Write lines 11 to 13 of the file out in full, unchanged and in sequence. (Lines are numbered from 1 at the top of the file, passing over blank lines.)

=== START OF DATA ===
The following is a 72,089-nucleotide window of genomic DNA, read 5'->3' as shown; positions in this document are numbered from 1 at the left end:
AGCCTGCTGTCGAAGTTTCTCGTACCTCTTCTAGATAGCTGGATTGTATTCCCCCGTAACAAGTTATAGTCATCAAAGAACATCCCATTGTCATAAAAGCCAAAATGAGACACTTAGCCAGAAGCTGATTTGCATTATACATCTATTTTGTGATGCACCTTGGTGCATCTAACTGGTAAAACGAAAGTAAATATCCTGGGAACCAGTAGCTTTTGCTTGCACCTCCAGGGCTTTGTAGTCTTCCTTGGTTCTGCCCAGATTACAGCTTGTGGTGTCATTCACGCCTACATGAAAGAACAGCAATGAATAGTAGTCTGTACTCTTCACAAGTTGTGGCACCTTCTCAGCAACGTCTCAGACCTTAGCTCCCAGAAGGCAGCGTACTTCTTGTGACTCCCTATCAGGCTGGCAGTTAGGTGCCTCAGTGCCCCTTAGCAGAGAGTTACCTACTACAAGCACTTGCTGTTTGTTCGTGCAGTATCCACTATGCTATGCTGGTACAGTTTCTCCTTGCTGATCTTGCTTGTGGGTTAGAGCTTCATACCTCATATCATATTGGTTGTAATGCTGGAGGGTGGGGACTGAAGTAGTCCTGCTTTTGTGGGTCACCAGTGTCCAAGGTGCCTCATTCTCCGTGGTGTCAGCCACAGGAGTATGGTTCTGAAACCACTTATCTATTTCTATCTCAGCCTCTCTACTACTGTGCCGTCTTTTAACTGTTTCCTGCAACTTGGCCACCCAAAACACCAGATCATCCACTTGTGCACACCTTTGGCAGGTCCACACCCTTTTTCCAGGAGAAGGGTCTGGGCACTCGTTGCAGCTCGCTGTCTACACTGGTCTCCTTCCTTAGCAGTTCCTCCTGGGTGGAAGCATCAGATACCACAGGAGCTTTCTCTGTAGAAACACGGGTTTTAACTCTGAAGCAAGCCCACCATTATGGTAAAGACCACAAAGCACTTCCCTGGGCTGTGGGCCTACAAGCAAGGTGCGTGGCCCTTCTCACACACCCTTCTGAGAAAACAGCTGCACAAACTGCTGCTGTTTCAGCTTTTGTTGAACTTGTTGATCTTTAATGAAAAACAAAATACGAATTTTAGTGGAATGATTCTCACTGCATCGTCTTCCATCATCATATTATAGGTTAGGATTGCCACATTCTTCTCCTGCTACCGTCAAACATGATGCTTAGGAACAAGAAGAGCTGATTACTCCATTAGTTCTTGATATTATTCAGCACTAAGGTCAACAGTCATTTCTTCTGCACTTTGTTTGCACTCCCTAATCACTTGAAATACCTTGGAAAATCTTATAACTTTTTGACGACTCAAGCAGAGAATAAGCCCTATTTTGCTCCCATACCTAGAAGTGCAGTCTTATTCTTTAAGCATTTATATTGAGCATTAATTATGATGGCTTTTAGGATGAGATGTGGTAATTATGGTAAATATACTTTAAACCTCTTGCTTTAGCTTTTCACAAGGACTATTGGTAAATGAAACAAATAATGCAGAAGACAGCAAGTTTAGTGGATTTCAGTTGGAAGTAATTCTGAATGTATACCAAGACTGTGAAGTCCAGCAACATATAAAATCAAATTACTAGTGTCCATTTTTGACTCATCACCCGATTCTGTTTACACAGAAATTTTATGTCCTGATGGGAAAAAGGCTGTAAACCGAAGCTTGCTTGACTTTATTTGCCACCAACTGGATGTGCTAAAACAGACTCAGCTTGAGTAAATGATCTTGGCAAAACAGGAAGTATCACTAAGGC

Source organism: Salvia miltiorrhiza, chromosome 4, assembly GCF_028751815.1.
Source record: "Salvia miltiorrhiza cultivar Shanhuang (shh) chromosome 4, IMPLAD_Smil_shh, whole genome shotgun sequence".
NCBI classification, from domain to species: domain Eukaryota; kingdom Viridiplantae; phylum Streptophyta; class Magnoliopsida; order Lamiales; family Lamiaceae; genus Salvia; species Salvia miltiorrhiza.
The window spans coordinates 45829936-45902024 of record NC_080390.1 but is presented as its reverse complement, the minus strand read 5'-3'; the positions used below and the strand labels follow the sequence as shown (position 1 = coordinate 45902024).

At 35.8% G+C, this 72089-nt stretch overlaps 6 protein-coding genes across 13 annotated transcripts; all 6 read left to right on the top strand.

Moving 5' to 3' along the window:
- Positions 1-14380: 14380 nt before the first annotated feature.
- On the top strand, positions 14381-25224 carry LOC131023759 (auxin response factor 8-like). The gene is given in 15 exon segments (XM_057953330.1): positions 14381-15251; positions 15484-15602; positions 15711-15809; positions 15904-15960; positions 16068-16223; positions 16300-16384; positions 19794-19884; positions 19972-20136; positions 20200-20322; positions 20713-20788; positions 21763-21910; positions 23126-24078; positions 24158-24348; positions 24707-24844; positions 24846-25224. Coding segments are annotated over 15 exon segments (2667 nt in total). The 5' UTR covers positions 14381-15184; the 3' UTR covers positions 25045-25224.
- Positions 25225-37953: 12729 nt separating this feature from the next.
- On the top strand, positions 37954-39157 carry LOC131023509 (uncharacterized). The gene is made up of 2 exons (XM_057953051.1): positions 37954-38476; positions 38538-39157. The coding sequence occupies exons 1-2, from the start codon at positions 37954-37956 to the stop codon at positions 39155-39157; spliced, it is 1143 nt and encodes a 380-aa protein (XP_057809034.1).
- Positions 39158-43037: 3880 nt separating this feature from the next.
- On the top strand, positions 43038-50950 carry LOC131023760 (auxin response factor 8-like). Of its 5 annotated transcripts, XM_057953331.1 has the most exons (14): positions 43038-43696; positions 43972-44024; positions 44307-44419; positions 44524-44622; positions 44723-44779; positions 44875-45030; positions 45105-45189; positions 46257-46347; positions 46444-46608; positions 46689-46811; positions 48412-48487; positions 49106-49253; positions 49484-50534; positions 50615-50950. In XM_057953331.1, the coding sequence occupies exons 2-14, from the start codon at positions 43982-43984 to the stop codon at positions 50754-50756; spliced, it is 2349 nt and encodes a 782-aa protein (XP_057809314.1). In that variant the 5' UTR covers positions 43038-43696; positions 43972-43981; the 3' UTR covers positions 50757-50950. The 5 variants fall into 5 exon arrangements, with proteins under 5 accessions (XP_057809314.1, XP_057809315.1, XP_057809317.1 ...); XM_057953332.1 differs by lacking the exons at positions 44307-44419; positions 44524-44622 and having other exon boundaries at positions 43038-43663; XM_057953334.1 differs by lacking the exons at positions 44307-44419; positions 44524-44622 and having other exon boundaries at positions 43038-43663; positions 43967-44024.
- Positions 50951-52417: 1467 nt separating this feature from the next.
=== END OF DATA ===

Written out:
- Positions 25225-37953: 12729 nt separating this feature from the next.
- On the top strand, positions 37954-39157 carry LOC131023509 (uncharacterized). The gene is made up of 2 exons (XM_057953051.1): positions 37954-38476; positions 38538-39157. The coding sequence occupies exons 1-2, from the start codon at positions 37954-37956 to the stop codon at positions 39155-39157; spliced, it is 1143 nt and encodes a 380-aa protein (XP_057809034.1).
- Positions 39158-43037: 3880 nt separating this feature from the next.